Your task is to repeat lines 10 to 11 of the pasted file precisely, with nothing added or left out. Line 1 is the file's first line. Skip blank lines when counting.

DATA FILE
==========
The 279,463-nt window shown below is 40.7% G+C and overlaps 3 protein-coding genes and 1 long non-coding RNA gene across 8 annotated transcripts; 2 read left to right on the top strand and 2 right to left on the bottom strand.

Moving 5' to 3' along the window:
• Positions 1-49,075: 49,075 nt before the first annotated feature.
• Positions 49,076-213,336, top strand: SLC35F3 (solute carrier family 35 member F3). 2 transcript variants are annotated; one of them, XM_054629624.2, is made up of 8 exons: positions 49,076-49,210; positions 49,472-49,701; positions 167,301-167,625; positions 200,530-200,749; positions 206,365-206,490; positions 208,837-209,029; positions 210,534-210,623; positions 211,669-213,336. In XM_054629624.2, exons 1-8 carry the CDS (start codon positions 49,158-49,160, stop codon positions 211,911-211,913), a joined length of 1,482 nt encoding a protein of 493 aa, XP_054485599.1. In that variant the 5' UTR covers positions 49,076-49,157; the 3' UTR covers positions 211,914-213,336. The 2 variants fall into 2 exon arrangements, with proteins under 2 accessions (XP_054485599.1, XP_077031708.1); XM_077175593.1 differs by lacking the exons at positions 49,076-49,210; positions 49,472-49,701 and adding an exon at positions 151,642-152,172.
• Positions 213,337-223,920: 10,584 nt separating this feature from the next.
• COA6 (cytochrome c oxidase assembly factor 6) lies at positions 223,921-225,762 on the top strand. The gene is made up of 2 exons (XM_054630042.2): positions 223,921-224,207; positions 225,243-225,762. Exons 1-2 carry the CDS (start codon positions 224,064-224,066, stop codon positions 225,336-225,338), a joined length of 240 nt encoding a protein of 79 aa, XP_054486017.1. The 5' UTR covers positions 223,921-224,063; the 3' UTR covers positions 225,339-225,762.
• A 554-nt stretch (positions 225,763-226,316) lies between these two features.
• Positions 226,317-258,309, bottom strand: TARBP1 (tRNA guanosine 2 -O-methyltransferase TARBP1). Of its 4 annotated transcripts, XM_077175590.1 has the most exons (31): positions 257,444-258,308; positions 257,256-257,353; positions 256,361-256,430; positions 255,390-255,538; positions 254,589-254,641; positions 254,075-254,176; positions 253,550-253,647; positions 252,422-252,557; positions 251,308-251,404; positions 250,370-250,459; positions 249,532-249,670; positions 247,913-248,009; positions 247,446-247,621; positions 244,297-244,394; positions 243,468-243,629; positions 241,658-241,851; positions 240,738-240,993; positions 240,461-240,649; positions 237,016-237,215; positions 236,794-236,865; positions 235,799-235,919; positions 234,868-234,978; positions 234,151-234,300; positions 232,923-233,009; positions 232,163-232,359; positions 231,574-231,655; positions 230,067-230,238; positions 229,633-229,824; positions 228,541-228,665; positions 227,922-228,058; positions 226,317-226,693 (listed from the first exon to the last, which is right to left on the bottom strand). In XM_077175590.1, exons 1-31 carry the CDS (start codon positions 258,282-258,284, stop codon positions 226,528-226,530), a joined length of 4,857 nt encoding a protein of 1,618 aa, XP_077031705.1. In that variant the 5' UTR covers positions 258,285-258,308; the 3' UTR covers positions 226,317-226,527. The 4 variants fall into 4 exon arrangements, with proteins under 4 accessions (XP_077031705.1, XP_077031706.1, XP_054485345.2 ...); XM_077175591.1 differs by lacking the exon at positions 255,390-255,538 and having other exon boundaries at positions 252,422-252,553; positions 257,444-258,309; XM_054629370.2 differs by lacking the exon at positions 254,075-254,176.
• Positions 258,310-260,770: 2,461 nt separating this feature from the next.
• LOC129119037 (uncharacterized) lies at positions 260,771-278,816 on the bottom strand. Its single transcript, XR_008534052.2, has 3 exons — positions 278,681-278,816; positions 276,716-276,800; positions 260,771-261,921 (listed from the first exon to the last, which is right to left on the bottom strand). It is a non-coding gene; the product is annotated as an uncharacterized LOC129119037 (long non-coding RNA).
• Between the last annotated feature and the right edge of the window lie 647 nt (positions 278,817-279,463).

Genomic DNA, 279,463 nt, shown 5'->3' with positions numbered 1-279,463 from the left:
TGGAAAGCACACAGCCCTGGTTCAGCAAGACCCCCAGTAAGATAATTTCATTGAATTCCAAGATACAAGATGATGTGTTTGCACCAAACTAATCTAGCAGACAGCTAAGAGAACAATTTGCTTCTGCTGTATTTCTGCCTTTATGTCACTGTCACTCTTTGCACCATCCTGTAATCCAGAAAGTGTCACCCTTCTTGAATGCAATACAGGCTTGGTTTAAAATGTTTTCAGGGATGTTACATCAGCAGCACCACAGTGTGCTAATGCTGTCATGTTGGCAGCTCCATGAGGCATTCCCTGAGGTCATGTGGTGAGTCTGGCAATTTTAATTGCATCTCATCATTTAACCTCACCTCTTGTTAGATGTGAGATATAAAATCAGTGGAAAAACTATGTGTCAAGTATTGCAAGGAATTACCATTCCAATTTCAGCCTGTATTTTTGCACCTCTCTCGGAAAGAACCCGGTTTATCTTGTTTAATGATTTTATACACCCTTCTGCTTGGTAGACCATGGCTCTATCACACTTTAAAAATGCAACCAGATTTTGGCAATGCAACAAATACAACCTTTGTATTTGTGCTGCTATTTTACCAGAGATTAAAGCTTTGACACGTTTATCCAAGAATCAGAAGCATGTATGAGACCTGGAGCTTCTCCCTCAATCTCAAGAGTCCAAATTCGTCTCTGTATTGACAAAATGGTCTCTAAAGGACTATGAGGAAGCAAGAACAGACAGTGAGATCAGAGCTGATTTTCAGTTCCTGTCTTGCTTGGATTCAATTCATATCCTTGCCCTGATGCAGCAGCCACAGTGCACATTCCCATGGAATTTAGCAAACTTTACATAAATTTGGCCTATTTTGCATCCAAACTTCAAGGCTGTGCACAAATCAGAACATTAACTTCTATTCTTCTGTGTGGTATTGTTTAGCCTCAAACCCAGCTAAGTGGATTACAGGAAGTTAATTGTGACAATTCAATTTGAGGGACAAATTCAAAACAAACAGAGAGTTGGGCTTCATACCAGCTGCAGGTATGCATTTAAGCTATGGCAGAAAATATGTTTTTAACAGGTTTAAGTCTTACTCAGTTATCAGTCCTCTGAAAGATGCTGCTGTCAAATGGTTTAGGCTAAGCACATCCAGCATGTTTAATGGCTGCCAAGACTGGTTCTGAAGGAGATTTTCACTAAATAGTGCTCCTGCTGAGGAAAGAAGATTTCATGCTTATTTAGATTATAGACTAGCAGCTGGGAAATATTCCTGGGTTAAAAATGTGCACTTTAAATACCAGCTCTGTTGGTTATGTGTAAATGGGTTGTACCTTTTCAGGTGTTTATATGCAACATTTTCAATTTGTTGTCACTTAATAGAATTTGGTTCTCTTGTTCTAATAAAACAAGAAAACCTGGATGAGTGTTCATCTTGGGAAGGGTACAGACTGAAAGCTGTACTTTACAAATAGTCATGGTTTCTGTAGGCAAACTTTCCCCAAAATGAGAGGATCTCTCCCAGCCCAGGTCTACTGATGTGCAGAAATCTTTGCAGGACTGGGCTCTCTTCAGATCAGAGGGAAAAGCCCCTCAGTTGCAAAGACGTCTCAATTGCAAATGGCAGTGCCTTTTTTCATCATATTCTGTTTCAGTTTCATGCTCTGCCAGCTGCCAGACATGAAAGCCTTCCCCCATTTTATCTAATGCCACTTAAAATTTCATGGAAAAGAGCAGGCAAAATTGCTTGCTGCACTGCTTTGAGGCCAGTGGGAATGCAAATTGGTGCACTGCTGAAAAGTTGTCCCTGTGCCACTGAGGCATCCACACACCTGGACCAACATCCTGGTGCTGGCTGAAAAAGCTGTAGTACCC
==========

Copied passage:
• LOC129119037 (uncharacterized) lies at positions 260,771-278,816 on the bottom strand. Its single transcript, XR_008534052.2, has 3 exons — positions 278,681-278,816; positions 276,716-276,800; positions 260,771-261,921 (listed from the first exon to the last, which is right to left on the bottom strand). It is a non-coding gene; the product is annotated as an uncharacterized LOC129119037 (long non-coding RNA).
• Between the last annotated feature and the right edge of the window lie 647 nt (positions 278,817-279,463).